Our Design Styles
You don’t need extensive design knowledge to renovate your home, but it can help to understand which aesthetic you are most drawn to. Let us help you incorporate the features you like best, with expert design advice to guide your decisions along the way. Of course, when you share your inspiration photos from Instagram, Houzz, Pinterest or ripped from magazines, our design team will be able to recognize and help you define your personal design style.
If you have questions about combining different aesthetics or want to schedule a phone consultation, please get in touch. But first, you may want to take a look at what defines the primary styles our designers work with every day and get some inspiration.
The classic feel of traditional style has allowed it to stand the test of time. Traditional interiors have their roots in standout time periods, including the Colonial and Victorian eras. Elements such as divided lite windows, hardwood flooring, classic furnishings, and custom millwork like coffered ceilings and raised panel wainscoting are associated with traditional style. Perhaps you love a true Southern traditional style that will make your home look like it jumped from the pages of Southern Living or Veranda. Whatever your traditional pleasure, our designers will work with you to give you a timeless design you’ll love.
Whether your favorite modern style recalls the no-nonsense principles of the Bauhaus, the warm organic feel of Frank Lloyd Wright’s Fallingwater, the minimalism of Japanese design, the hygge vibes of Scandinavian interiors, the playful geometry and color of the midcentury era or a combination of any of the above, our designers are ready to nail your personal style. Gather up your favorite modern inspiration images to get a jump start on the design process.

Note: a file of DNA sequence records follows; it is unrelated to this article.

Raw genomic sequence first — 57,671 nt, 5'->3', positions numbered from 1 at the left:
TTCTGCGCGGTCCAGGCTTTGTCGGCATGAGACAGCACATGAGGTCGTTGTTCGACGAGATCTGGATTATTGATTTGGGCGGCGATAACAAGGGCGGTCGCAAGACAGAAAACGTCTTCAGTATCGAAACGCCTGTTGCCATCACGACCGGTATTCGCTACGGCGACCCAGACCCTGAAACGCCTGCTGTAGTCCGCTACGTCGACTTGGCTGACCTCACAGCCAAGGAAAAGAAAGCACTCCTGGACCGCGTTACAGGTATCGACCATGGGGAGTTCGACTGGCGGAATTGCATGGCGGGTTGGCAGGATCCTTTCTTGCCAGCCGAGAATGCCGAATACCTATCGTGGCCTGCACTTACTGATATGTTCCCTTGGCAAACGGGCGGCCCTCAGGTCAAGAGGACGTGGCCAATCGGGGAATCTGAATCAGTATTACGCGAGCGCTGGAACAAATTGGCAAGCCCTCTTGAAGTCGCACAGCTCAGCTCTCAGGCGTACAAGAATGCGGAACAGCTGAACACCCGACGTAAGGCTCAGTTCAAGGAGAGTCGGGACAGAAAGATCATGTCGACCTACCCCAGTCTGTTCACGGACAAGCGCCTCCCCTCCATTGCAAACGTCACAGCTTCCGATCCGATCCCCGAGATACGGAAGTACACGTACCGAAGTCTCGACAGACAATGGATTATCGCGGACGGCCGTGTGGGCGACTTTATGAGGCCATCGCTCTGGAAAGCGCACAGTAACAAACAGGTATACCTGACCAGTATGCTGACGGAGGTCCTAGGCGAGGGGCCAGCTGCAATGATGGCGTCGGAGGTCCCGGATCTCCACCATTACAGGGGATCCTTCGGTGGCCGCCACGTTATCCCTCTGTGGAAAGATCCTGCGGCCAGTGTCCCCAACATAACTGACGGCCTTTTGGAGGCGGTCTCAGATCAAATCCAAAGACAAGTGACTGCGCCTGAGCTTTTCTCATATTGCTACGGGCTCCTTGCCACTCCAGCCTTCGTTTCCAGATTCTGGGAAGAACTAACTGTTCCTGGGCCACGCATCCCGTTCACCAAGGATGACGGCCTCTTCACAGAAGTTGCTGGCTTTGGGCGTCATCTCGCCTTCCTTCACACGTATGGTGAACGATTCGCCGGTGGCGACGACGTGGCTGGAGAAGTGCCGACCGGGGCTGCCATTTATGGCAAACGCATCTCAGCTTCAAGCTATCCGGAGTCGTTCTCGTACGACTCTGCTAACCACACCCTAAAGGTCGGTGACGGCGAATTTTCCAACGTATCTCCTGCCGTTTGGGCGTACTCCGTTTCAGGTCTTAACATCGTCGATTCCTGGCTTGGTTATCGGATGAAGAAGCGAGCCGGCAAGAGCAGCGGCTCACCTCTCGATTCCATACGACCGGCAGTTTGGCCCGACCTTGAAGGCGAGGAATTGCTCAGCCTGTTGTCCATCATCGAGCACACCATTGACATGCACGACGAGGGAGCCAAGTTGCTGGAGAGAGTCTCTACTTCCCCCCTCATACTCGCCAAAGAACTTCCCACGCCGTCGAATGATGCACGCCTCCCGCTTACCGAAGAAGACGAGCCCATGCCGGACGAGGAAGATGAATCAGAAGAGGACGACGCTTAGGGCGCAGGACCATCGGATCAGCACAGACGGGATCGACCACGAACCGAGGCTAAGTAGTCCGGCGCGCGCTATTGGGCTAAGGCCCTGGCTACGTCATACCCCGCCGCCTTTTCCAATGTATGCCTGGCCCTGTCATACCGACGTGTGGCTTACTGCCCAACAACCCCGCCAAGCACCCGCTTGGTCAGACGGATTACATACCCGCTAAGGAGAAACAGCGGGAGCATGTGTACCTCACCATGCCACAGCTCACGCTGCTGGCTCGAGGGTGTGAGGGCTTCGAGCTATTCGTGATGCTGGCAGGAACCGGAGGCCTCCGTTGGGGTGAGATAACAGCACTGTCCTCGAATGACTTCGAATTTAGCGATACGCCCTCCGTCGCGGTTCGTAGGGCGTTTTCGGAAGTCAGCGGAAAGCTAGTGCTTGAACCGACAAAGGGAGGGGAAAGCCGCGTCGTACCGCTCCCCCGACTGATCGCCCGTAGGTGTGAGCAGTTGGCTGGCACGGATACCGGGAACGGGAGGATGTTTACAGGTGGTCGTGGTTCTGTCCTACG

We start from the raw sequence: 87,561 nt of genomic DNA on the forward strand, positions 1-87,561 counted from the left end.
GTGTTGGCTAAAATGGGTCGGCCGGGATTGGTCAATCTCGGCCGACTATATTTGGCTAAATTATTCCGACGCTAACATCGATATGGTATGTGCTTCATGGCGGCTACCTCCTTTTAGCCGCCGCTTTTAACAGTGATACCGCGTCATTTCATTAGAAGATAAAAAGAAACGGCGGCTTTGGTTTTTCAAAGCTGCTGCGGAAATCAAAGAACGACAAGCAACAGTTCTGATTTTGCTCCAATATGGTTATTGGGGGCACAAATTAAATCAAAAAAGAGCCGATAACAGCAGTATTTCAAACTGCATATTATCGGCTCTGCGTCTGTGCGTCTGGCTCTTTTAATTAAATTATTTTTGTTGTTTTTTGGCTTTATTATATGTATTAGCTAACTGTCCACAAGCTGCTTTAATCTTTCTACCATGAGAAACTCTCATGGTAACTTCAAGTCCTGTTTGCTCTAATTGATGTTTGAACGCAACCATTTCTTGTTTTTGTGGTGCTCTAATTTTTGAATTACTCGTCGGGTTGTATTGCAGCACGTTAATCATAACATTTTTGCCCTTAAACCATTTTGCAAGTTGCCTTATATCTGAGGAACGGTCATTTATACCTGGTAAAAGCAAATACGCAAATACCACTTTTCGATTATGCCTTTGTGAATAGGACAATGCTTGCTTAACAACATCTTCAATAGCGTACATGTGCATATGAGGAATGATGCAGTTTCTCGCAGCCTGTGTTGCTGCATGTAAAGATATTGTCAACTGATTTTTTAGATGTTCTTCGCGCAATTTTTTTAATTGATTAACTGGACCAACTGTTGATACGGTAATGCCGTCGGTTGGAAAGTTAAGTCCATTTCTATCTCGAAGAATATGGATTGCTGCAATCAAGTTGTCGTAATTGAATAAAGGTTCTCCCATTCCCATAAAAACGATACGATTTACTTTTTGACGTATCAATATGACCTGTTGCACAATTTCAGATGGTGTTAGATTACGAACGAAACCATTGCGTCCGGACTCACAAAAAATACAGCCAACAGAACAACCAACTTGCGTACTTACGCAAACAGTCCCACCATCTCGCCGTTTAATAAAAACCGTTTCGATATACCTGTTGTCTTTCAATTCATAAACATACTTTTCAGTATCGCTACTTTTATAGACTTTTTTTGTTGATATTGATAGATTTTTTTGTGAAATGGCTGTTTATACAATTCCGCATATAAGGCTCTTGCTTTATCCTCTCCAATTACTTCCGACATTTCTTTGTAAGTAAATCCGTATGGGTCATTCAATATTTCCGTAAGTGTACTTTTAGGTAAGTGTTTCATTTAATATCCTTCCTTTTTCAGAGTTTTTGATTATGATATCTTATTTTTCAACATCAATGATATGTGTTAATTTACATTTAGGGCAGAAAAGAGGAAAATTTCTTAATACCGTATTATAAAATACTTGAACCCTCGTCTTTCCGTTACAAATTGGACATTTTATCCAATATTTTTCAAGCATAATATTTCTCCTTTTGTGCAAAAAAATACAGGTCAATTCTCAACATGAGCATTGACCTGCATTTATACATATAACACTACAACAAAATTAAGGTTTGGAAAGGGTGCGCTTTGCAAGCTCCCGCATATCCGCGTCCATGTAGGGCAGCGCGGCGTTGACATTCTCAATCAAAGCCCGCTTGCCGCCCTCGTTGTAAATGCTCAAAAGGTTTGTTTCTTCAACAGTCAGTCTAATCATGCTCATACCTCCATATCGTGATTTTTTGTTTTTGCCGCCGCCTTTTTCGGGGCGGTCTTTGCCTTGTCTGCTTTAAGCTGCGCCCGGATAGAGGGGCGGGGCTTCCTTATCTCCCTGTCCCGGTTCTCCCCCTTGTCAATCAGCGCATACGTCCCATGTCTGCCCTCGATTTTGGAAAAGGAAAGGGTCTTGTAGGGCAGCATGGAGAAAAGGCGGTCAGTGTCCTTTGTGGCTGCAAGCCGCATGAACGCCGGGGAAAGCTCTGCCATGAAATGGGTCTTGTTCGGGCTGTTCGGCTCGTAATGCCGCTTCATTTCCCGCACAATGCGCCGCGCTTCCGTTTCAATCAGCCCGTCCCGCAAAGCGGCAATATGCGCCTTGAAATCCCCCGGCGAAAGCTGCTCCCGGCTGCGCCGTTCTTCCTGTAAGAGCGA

As the name suggests, transitional design lies somewhere between traditional and modern. The mix of the two requires a thoughtful balance. For example, you may see classic millwork trimming out a room full of midcentury furniture, or Shaker-style cabinets adorned with minimalist polished chrome hardware. Perhaps you’re feeling like your traditional home needs a few more clean lines, or less decorative elements to freshen it up. Then you are probably craving a transitional design.
Springing from architectural advances made earlier in the century, American modern style hit a peak in the 1950s and 1960s. Dubbed midcentury modern, the style favored simplicity and functionality, but that didn’t mean it didn’t have a playful side. Bold geometric patterns, fun shapes and lively primary colors are markers of the style. So are large windows, slatted room dividers, and exposed architectural elements such as ceiling beams. Whether you need to update your atomic ranch, add a midcentury-inspired addition to a more traditional home or refresh your house with midcentury furnishings, we will help you achieve the look.
Contemporary is not synonymous with modern, but there is an overlap between the two. While modernism harkens to a specific era, the contemporary design celebrates what’s new. Style deemed contemporary can include striking angles, a limited material palette, open floor plans, large windows, soaring ceilings, and the latest innovations and materials.
Around our neck of the woods, we’re often most likely to see rustic style in a lake house or log cabin up in the Blue Ridge mountains. The most basic descriptors of rustic style elements include natural, rough, weathered, and casual. It’s also marked by hand-carved wood, Adirondack-style furniture, natural stone, rag rugs, wood stoves, and hammered metal.